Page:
I will add that tests for TSH, T3 and T4 can come back normal, but you can still have a thyroid issue. If this happens be sure to have your doctor test for thyroid antibodies. This, my friends is a test for Hypothyroidism otherwise known as Hashimoto's Thyroiditis. Your tests will come back normal but you are still sick, and could possibly need thyroid hormones.

      Voted up and I hope you are feeling better soon!

    • tigerbaby777 profile image
      Author

      tigerbaby777 5 years ago from Nampa

      Excellent advice Clover! That's why I put up the links and video also. My doctor didn't explain that to me but the links did. I found that very interesting.

    • tigerbaby777 profile image
      Author

      tigerbaby777 5 years ago from Nampa

      Thank you for your wishes for a speedy recovery too! I guess it takes about six to eight weeks for the TSH to lower and the T4 to kick in but I feel better already just knowing that all I have to do is take a pill. So many people get much worse news than that, I am very fortunate!

    • suzzycue profile image

      Susan Britton 5 years ago from Ontario, Canada

      Thanks for answering my question. There is a lot of information here that, I will share this hub, with a friend of mine that has these simptoms. I can not thank you enough for writing this hub.God Bless!

    • tigerbaby777 profile image
      Author

      tigerbaby777 5 years ago from Nampa

      Thank you so much Suzzycue! I think it's very important for women to share their health care issues and I hope this will be of some help and encouragement for your friend. I pray she will be as fortunate as I was in the easiness of resolving her problems.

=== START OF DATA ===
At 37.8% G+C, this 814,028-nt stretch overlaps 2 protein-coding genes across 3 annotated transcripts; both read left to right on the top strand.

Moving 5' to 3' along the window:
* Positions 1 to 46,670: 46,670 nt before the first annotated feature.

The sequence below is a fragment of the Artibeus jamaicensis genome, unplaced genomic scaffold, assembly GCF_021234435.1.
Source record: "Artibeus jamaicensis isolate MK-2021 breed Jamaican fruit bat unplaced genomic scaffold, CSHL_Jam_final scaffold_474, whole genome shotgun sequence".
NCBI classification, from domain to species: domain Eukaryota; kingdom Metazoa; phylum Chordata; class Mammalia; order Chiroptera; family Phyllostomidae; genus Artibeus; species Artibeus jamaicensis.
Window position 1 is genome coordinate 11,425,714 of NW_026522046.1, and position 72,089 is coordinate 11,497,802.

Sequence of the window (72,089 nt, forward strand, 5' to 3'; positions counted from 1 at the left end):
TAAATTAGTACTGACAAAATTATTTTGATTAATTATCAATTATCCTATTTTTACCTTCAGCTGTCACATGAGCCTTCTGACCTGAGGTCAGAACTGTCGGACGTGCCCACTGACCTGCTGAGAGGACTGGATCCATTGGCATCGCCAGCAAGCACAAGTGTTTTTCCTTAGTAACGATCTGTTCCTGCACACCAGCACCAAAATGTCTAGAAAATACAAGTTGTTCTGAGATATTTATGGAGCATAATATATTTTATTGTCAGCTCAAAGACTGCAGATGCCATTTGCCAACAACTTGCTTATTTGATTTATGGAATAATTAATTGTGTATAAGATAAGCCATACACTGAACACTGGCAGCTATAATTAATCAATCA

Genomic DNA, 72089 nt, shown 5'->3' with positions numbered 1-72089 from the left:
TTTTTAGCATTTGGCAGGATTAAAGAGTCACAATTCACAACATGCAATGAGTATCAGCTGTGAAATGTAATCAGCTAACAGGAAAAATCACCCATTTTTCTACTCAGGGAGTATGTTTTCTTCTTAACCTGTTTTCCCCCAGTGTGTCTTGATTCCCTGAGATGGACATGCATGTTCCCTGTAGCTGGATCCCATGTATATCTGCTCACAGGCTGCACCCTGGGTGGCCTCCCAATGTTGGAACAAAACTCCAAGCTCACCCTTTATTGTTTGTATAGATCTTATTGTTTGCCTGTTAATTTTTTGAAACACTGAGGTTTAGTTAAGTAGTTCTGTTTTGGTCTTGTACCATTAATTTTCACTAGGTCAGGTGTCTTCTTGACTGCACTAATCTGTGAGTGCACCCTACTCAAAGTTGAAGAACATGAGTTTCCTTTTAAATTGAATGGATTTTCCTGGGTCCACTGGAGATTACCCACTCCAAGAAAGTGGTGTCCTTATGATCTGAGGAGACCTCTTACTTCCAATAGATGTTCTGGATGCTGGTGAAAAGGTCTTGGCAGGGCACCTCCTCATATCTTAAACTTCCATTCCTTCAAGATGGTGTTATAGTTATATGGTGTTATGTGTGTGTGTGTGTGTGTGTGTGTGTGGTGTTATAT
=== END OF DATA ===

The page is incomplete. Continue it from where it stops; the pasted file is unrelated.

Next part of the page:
• denise.w.anderson profile image

      Denise W Anderson 4 years ago from Bismarck, North Dakota

      Thyroid problems can also wreak havoc with the menstrual cycle if you are a woman. Thyroid needs change when women become pregnant. Since we have a family history of these types of issues, I have advised all of my daughters to monitor their thyroid regularly when pregnant or nursing. Once on the medication, the blood levels should be checked regularly. If the levels fluctuate, have them checked every few months. Once regulated, yearly checks are okay.

    • tigerbaby777 profile image
      Author

      tigerbaby777 4 years ago from Nampa

      So true Denise. Babies can also be affected by the thyroid or lack of. Dangerous little gland.